"I can tell you until I'm blue in the face that my main focus is on my defense, which it is," Snyder said. "But come on, who wants to hit .200? Nobody wants to hit .200. I just want to go out there and swing it like everybody else. Don't get me wrong, I love putting up shutouts, but I'd also like to go 3-for-4 with a homer and three RBIs."
Snyder only got one hit on Friday night, but it was the hit as his eighth-inning home run led the D-backs past the Dodgers, 1-0, in front of 51,582 at Dodger Stadium.
With the win, the first-place D-backs maintained a 1 1/2 game lead over the Padres and expanded their advantage over the Dodgers to two. It was also the 11th win for Arizona in its past 13 games.
Snyder also got his shutout as D-backs starter Doug Davis had his best game since joining the D-backs before the season. The left-hander had command of all his pitches, as he allowed just three hits and one walk over eight innings.
Unlike most of his outings in which he works very deliberately, Friday's game had a crisp pace to it, and because the Dodgers got just one runner past first, it seemed like Davis was never in trouble even though the game was scoreless affair through seven innings.
"I was sweating out there," said Davis, who raised his record to 8-10. "There wasn't a lot of pressure situations, so that might have made it look a little easier than it was, but I was just executing my pitches. I was able to execute my game plan because I was able to throw every pitch for strikes."
Chad Billingsley was every bit as good as Davis for much of the game, as he matched him zero for zero until the eighth. With Snyder digging in the box to begin the inning, Arizona manager Bob Melvin had Jeff DaVanon in the on-deck circle to pinch-hit for Davis.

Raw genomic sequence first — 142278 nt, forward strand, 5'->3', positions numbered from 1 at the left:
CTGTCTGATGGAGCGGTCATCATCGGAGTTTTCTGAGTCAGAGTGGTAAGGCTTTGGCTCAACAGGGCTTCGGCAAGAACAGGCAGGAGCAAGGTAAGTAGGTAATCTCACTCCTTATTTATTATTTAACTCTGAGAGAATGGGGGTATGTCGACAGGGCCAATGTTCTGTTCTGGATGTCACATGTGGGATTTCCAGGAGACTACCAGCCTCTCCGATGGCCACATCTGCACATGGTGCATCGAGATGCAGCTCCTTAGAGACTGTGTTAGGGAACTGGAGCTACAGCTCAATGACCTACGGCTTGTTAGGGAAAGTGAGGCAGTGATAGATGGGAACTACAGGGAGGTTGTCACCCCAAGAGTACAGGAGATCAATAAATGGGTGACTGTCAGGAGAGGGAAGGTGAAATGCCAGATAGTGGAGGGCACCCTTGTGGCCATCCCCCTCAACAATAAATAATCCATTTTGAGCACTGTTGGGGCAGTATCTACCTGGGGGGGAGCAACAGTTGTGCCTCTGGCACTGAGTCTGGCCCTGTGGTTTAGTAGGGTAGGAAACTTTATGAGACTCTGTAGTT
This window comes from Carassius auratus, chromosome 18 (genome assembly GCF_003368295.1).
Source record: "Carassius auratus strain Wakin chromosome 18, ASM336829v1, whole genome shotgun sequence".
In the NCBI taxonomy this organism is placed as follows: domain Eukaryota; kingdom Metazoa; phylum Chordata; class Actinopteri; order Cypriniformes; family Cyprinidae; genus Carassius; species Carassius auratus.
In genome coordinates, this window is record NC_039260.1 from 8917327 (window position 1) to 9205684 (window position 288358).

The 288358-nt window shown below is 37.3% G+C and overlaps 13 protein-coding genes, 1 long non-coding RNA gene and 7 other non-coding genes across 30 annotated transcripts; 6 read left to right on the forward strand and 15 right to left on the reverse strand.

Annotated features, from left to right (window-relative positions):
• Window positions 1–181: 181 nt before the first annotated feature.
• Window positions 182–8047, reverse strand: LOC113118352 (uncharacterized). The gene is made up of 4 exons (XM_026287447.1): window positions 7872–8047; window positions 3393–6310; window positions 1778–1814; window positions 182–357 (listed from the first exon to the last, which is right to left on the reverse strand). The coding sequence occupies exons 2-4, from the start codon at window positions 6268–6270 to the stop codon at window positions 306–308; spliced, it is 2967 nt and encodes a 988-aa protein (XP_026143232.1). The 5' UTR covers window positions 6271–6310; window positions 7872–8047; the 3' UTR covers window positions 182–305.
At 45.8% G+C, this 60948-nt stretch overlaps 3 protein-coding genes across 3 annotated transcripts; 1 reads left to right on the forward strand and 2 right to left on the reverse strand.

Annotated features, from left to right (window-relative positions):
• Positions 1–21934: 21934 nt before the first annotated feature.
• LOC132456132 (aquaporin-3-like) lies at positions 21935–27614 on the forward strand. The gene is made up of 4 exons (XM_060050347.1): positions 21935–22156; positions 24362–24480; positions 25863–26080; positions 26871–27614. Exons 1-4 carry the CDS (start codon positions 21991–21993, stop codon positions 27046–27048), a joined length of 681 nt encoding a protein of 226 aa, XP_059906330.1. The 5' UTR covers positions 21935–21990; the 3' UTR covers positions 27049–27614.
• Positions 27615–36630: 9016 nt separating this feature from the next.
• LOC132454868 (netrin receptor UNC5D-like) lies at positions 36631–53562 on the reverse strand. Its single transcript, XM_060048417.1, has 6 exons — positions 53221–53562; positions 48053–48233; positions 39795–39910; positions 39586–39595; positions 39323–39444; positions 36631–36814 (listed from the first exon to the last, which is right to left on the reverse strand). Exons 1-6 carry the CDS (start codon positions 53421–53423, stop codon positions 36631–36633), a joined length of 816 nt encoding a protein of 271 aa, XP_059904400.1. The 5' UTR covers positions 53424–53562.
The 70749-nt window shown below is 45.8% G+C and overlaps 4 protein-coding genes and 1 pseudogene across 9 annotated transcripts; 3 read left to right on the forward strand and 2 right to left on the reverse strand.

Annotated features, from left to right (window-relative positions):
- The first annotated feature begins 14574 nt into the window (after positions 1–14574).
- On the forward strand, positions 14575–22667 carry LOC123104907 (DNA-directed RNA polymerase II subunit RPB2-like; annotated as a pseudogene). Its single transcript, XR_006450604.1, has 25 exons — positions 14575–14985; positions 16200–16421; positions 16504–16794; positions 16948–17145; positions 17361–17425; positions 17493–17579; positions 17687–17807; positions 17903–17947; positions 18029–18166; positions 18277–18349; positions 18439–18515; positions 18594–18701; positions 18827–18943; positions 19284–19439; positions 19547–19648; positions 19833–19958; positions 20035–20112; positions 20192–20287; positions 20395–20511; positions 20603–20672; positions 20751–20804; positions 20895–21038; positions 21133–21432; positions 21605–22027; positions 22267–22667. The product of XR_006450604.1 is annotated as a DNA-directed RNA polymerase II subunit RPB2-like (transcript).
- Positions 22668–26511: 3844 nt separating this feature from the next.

Those plans changed though when Snyder hit a 1-0 offering from Billingsley into the seats down the left-field line.
"He didn't make many mistakes today and that was one of the few, and it worked out good for us," Snyder said of Billingsley, who fell to 7-2.
Melvin reversed course after the homer and allowed Davis to hit for himself and after striking out, he retired the Dodgers in order in the eighth.
"He deserved to go out there in the eighth inning," Melvin said.
The ninth inning, though, was a different story. Despite the fact that Davis had thrown 96 pitches and showed no signs of slowing down, Melvin decided to go to closer Jose Valverde for the ninth.
"The ninth inning of a one-run game with the closer that we have I can't let [Davis] go out there and have a couple of baserunners and suddenly there's a chance he could take a loss," Melvin said. "If it was 3-0, maybe I let him go out there, but that's why we have a closer."
Valverde made the decision moot, as he retired the Dodgers in order to pick up his 32nd save, second-most in the NL behind Milwaukee's Francisco Cordero.
"I understand where [Melvin] was coming from," Davis said before breaking into a smile. "But I also want my average of one complete game a year. That's what I told him, that I average one a year and this could be the one."
Speaking of shutouts, the last one Davis threw came against the Dodgers on Sept. 5, 2006, which isn't a surprise given how tough he's been on the boys from LA. In his career against the Dodgers, Davis is 3-1 and has not allowed an earned run in 30 innings over four career starts.
"I didn't really realize what I had done against them before," he said.
Davis suffered a tough-luck loss at Dodger Stadium earlier this year when he allowed one unearned run over seven innings in a 2-1 Arizona loss.
"It is a big field so that might have something to do with it," Davis said of Dodger Stadium. "It's a good infield, too, and I get a lot of ground balls. I don't know what it is, but I'll take it."
Steve Gilbert is a reporter for MLB.com. This story was not subject to the approval of Major League Baseball or its clubs.